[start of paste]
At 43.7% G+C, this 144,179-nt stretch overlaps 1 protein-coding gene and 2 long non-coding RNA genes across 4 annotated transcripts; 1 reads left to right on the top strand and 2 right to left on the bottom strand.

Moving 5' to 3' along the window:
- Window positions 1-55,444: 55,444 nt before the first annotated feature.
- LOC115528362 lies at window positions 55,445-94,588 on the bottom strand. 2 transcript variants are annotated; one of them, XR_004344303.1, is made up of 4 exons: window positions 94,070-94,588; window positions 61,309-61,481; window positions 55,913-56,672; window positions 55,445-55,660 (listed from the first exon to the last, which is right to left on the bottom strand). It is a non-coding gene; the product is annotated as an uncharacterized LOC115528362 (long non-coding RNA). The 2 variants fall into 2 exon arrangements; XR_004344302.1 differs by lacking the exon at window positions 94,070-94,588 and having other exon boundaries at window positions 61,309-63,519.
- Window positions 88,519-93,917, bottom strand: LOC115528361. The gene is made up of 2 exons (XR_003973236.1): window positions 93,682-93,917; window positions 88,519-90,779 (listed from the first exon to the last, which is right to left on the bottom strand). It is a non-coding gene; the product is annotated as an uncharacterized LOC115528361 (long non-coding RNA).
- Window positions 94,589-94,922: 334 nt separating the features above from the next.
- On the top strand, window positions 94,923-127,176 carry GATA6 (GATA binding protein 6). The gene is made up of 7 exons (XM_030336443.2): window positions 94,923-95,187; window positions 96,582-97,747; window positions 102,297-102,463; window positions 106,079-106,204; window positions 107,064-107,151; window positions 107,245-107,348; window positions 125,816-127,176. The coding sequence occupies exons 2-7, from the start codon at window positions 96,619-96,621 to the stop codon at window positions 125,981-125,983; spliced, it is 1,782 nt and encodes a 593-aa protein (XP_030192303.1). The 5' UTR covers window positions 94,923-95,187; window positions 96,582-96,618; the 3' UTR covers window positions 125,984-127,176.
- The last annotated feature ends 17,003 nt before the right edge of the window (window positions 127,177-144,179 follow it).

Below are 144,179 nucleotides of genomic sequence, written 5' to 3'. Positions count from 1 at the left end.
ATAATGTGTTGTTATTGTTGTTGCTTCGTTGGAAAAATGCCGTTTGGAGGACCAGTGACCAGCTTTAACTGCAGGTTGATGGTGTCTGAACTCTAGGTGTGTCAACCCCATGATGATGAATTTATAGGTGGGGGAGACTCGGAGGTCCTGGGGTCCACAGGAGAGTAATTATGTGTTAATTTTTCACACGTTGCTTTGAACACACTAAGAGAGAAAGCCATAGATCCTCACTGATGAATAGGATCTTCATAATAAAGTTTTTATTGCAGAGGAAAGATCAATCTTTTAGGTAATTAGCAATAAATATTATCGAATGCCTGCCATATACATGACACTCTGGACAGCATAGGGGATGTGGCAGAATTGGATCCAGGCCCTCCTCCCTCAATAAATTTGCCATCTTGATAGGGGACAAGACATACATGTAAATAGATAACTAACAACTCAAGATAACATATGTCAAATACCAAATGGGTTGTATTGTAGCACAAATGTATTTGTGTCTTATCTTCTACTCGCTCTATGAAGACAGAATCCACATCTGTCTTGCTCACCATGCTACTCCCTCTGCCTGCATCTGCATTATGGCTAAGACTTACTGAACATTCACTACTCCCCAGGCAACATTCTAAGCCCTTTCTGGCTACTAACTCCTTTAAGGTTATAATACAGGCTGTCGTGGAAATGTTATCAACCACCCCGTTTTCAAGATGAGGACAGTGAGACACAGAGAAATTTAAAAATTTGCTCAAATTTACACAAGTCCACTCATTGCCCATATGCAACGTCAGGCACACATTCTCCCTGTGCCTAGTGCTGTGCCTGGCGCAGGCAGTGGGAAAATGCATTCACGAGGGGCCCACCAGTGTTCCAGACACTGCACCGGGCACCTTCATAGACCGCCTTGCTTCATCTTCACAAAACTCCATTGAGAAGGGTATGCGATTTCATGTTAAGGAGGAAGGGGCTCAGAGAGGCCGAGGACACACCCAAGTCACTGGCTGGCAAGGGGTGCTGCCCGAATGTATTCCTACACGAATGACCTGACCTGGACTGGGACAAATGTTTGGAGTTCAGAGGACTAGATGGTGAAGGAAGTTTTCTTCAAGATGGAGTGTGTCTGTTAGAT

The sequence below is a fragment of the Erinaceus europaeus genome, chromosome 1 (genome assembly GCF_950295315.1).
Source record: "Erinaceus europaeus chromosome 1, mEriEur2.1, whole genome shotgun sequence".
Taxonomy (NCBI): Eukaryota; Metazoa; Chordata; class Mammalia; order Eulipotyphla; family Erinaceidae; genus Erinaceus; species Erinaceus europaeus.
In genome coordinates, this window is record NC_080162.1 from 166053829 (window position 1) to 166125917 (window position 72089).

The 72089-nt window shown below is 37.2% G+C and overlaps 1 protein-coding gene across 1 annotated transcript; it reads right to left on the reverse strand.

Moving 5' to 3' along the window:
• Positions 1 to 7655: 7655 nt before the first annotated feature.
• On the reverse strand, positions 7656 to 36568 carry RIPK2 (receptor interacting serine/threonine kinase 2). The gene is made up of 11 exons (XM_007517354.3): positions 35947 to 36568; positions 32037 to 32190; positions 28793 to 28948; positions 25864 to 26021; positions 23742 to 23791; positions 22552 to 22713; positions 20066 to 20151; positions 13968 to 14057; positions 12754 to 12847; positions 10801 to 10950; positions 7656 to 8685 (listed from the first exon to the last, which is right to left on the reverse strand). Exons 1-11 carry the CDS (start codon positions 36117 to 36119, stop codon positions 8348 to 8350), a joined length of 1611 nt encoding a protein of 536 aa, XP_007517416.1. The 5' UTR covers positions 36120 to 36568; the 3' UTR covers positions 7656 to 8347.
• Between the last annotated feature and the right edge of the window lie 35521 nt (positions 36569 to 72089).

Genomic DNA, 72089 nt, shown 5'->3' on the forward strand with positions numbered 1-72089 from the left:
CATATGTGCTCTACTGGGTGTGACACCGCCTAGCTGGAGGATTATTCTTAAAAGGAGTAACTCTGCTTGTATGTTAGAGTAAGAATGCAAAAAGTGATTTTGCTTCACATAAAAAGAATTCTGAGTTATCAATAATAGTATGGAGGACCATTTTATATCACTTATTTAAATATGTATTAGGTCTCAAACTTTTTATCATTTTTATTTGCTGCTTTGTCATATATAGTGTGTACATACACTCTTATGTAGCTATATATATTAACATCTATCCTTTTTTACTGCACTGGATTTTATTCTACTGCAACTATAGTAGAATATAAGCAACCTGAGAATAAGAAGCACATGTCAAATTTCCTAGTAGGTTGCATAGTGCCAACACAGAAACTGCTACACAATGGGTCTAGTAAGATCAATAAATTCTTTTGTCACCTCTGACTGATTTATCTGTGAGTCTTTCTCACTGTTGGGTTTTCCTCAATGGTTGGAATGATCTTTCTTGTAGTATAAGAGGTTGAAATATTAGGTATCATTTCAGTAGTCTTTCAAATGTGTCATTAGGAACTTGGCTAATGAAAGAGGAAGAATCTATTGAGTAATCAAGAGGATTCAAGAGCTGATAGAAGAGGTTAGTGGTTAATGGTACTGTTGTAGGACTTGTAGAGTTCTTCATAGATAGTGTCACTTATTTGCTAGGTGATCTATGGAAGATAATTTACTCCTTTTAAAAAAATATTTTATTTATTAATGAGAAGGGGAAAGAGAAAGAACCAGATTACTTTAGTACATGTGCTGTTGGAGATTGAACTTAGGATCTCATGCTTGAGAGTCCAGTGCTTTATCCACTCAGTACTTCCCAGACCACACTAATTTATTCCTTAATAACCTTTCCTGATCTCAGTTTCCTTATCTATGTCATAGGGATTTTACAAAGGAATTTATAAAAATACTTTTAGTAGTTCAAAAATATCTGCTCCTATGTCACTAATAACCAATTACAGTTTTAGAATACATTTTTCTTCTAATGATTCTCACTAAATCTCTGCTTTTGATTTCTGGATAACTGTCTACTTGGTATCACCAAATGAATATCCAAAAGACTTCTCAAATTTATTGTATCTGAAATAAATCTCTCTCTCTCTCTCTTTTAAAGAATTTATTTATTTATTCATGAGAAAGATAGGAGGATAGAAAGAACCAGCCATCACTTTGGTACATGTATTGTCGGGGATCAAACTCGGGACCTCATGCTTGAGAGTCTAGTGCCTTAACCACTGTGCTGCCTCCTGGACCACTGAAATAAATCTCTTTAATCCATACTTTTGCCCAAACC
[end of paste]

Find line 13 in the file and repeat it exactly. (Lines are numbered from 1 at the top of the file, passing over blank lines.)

Taxonomy (NCBI): Eukaryota; Metazoa; Chordata; class Mammalia; order Eulipotyphla; family Erinaceidae; genus Erinaceus; species Erinaceus europaeus.